What is a tongue-tie?

Tongue-tie, or ankyloglossia, is a common congenital condition characterized by a short frenulum that interferes with normal tongue and mouth movement. The frenulum is the short band of tissue located underneath the tongue that connects it to the bottom of the mouth. A similar membrane connects the upper lip to the gum tissue above the two front teeth. When this frenulum is abnormally tight, it’s called a lip-tie.

Interestingly, there’s no apparent cause for tongue- or lip-ties, but doctors have found that boys are more likely to have one than girls, and the condition is often hereditary. 

Both pediatric dentists and pediatricians have seen an increase in demand for tongue-tie treatment, not necessarily because more babies are born with them, but because parents today are more aware of the condition and take a proactive approach to have their babies evaluated and treated. This eliminates the common complications of tongue-tie

How can I tell if my baby has a tongue-tie?

The only way to know for sure if your baby has a tongue- or lip-tie is by having them evaluated by a professional like their pediatric dentist or pediatrician.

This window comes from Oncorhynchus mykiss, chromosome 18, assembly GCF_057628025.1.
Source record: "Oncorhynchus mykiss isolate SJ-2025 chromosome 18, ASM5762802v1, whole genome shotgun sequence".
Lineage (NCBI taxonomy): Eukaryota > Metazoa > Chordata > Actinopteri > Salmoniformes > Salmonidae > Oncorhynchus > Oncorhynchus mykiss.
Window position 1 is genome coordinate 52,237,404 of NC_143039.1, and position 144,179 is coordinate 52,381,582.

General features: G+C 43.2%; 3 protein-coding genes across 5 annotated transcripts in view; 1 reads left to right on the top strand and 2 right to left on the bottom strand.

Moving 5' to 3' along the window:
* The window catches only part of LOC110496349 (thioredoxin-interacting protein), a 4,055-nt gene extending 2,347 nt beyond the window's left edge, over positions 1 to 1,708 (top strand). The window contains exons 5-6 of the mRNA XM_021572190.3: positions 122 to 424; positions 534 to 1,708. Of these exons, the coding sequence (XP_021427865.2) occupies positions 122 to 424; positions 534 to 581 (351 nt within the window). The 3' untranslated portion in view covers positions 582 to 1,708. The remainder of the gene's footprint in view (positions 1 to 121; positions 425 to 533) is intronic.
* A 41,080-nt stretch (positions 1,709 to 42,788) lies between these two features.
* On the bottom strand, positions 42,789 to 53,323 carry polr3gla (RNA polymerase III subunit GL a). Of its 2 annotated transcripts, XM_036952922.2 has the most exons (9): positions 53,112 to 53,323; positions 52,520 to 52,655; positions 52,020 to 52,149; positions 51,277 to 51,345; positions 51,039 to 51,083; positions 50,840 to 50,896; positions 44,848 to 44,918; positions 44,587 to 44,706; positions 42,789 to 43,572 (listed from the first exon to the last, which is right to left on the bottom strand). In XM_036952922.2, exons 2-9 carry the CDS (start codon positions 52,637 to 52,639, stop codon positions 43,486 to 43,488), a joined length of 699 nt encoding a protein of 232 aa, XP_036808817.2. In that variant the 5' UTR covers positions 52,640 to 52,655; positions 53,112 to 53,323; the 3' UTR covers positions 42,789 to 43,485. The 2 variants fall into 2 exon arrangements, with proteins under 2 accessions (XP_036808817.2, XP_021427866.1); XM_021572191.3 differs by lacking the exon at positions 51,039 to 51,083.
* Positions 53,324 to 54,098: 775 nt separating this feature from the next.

Pediatric dentists have specialized knowledge of infant tongue and lip mobility and overall oral function. Their expert eye is more likely to detect subtle signs of trouble that a pediatrician may overlook.

While you wait for your baby’s appointment date, you can take a look for yourself to see if you notice a tongue- or lip-tie. Using clean hands, gently move your baby’s tongue upward to the roof of their mouth to see if their tongue seems restricted. You can also gently lift their upper lip and see if the frenulum there appears too tight. 

Even if your baby seems to have normal tongue and lip movement, we strongly recommend following through with a professional evaluation if they’re exhibiting symptoms such as:

  • Difficulty latching and staying latched
  • Frustration or reluctance to nurse
  • Sputtering or gagging reaction when nursing
  • Slow weight gain or failure-to-thrive indications

These are infants’ most common symptoms of a tongue- or lip-tinurse. Breastfeeding mothers may also notice that they’re experiencing a lot of breast pain and nipple tenderness when nursing.

How can a tongue-tie affect my baby’s life?

An untreated tongue-tie can lead to several complications, and these problems don’t stop after weaning either. Ties can make ideal development difficult during infancy and toddlerhood and can lead to struggles that persist into adolescence and adulthood.

1. Frustration and Reluctance to Nurse or Eat

Struggling to nurse well is the most distinguishing tongue-tie complication. Babies may be unable to latch well or unable to stay latched for an entire nursing session. Some babies become so frustrated that they lose interest in nursing despite feeling hungry.

The struggle with getting enough to eat doesn’t necessarily stop with the introduction of solid foods. Toddlers may have trouble chewing and swallowing their food because of restricted tongue motion, which can cause gagging or choking. Children may slowly develop a poor relationship with food and very selective eating habits because of this complication.